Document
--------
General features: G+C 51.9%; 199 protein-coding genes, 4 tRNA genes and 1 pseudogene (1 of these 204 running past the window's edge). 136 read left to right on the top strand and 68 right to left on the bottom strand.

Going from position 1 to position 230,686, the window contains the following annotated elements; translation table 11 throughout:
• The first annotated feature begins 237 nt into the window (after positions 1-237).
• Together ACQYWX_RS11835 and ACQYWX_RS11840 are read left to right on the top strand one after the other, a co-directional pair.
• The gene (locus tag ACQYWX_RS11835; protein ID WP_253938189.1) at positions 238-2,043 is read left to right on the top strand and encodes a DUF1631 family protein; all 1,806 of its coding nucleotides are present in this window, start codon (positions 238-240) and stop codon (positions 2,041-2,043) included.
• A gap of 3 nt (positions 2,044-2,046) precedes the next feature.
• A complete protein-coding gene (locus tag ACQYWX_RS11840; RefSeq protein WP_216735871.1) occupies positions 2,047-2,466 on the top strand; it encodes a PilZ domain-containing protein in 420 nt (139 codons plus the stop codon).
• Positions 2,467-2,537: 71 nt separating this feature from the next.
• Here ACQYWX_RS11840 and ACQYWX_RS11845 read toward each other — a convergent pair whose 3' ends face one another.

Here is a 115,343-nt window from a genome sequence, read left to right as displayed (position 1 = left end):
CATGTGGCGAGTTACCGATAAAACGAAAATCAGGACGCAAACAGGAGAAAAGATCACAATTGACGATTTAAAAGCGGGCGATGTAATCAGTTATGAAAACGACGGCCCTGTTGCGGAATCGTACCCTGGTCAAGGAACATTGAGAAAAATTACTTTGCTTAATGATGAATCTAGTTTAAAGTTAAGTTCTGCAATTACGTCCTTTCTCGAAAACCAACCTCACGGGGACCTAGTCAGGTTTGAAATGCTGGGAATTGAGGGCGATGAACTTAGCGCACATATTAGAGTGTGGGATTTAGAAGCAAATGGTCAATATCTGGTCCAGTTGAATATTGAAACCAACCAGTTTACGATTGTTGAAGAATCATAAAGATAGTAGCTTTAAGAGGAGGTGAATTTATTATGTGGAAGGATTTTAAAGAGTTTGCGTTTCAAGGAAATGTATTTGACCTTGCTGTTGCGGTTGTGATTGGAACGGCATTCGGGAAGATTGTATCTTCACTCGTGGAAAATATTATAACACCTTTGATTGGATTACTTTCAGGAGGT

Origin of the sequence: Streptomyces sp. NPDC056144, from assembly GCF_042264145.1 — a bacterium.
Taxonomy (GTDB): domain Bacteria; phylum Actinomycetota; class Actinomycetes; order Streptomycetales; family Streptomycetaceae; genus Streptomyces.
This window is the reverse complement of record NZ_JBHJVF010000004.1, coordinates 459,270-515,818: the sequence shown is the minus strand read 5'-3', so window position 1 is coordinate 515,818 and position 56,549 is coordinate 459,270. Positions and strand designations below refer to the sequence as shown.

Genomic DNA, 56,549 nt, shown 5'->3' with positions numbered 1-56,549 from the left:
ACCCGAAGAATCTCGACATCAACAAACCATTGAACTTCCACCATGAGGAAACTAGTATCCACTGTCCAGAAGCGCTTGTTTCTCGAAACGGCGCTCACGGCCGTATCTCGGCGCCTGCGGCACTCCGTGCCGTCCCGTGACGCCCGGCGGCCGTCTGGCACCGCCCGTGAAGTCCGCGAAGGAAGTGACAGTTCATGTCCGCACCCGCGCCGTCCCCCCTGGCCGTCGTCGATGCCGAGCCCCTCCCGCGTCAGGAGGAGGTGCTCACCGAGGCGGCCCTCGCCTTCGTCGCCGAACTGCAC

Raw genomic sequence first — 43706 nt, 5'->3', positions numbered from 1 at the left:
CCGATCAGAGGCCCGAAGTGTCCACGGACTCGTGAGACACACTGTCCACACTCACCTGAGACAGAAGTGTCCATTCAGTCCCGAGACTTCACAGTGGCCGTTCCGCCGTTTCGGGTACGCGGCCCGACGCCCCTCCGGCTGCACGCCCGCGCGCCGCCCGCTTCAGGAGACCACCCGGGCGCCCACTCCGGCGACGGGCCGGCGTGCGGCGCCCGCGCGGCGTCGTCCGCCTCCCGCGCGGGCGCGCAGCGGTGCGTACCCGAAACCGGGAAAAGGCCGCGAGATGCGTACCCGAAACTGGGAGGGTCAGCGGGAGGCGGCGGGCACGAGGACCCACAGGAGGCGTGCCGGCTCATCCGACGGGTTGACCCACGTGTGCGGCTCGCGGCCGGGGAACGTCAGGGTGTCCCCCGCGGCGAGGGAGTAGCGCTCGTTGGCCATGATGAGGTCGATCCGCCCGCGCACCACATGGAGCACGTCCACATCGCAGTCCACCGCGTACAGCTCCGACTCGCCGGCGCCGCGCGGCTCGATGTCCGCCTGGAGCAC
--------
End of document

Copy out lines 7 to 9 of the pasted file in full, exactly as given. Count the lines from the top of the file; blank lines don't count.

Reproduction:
• A complete protein-coding gene (locus tag ACQYWX_RS11840; RefSeq protein WP_216735871.1) occupies positions 2,047-2,466 on the top strand; it encodes a PilZ domain-containing protein in 420 nt (139 codons plus the stop codon).
• Positions 2,467-2,537: 71 nt separating this feature from the next.
• Here ACQYWX_RS11840 and ACQYWX_RS11845 read toward each other — a convergent pair whose 3' ends face one another.